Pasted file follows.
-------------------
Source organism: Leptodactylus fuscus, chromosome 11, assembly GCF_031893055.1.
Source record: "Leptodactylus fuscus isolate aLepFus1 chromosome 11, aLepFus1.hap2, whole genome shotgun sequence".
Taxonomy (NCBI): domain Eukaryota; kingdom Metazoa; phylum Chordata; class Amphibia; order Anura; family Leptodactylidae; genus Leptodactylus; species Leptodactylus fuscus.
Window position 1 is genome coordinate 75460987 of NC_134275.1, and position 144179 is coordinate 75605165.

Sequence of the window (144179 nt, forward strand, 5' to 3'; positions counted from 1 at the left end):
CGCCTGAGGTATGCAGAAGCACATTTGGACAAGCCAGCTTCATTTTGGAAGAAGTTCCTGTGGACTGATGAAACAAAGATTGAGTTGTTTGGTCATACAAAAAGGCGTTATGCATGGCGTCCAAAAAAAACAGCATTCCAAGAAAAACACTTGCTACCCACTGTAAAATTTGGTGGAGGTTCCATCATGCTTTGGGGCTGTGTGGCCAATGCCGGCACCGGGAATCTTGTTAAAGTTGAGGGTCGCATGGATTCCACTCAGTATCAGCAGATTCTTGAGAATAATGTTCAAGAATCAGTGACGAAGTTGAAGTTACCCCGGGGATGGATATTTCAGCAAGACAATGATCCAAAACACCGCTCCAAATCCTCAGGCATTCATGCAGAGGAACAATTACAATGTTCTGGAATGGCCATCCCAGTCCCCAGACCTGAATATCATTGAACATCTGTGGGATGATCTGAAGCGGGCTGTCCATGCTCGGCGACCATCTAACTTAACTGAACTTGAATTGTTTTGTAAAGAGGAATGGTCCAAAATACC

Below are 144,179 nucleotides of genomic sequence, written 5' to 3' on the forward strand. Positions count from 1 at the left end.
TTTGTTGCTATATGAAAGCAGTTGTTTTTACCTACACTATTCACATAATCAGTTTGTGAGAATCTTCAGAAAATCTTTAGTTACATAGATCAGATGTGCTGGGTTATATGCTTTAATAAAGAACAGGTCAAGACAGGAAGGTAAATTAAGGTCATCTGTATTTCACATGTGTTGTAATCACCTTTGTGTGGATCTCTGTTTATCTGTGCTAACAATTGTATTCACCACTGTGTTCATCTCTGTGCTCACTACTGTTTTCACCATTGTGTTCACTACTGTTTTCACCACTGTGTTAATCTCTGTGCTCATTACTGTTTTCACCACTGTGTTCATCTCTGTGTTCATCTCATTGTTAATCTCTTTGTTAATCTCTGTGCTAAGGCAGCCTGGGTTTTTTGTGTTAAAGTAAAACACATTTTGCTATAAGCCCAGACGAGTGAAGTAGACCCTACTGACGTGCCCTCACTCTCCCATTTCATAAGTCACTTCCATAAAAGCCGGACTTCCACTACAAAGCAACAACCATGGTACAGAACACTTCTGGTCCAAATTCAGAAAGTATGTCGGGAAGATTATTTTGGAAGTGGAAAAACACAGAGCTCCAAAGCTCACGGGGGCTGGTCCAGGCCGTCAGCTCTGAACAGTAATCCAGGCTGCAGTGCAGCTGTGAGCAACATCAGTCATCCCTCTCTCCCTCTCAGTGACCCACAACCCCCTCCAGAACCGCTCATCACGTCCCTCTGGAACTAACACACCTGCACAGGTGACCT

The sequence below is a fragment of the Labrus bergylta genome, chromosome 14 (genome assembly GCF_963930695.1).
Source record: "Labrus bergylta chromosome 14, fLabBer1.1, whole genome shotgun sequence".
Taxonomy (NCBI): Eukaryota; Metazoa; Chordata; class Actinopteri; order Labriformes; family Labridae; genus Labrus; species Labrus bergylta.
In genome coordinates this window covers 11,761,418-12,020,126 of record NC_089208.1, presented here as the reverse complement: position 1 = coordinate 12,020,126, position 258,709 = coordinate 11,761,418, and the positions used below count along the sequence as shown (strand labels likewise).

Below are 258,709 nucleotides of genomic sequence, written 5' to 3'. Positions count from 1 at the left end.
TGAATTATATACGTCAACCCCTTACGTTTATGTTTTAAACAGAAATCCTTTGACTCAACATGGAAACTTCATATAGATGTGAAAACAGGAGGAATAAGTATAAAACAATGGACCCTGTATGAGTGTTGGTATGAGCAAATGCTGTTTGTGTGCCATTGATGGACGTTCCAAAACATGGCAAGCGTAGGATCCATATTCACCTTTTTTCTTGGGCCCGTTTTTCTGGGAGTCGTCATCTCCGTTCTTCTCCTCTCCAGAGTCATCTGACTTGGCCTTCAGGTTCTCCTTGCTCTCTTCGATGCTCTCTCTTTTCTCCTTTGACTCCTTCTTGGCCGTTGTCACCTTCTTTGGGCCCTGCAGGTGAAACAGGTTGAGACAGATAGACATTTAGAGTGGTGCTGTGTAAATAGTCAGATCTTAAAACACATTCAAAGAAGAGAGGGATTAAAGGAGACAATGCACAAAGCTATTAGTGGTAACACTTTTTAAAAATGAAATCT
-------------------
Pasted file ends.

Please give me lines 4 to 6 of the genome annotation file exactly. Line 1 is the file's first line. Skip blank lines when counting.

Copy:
Window position 1 is genome coordinate 75460987 of NC_134275.1, and position 144179 is coordinate 75605165.

Sequence of the window (144179 nt, forward strand, 5' to 3'; positions counted from 1 at the left end):
CGCCTGAGGTATGCAGAAGCACATTTGGACAAGCCAGCTTCATTTTGGAAGAAGTTCCTGTGGACTGATGAAACAAAGATTGAGTTGTTTGGTCATACAAAAAGGCGTTATGCATGGCGTCCAAAAAAAACAGCATTCCAAGAAAAACACTTGCTACCCACTGTAAAATTTGGTGGAGGTTCCATCATGCTTTGGGGCTGTGTGGCCAATGCCGGCACCGGGAATCTTGTTAAAGTTGAGGGTCGCATGGATTCCACTCAGTATCAGCAGATTCTTGAGAATAATGTTCAAGAATCAGTGACGAAGTTGAAGTTACCCCGGGGATGGATATTTCAGCAAGACAATGATCCAAAACACCGCTCCAAATCCTCAGGCATTCATGCAGAGGAACAATTACAATGTTCTGGAATGGCCATCCCAGTCCCCAGACCTGAATATCATTGAACATCTGTGGGATGATCTGAAGCGGGCTGTCCATGCTCGGCGACCATCTAACTTAACTGAACTTGAATTGTTTTGTAAAGAGGAATGGTCCAAAATACC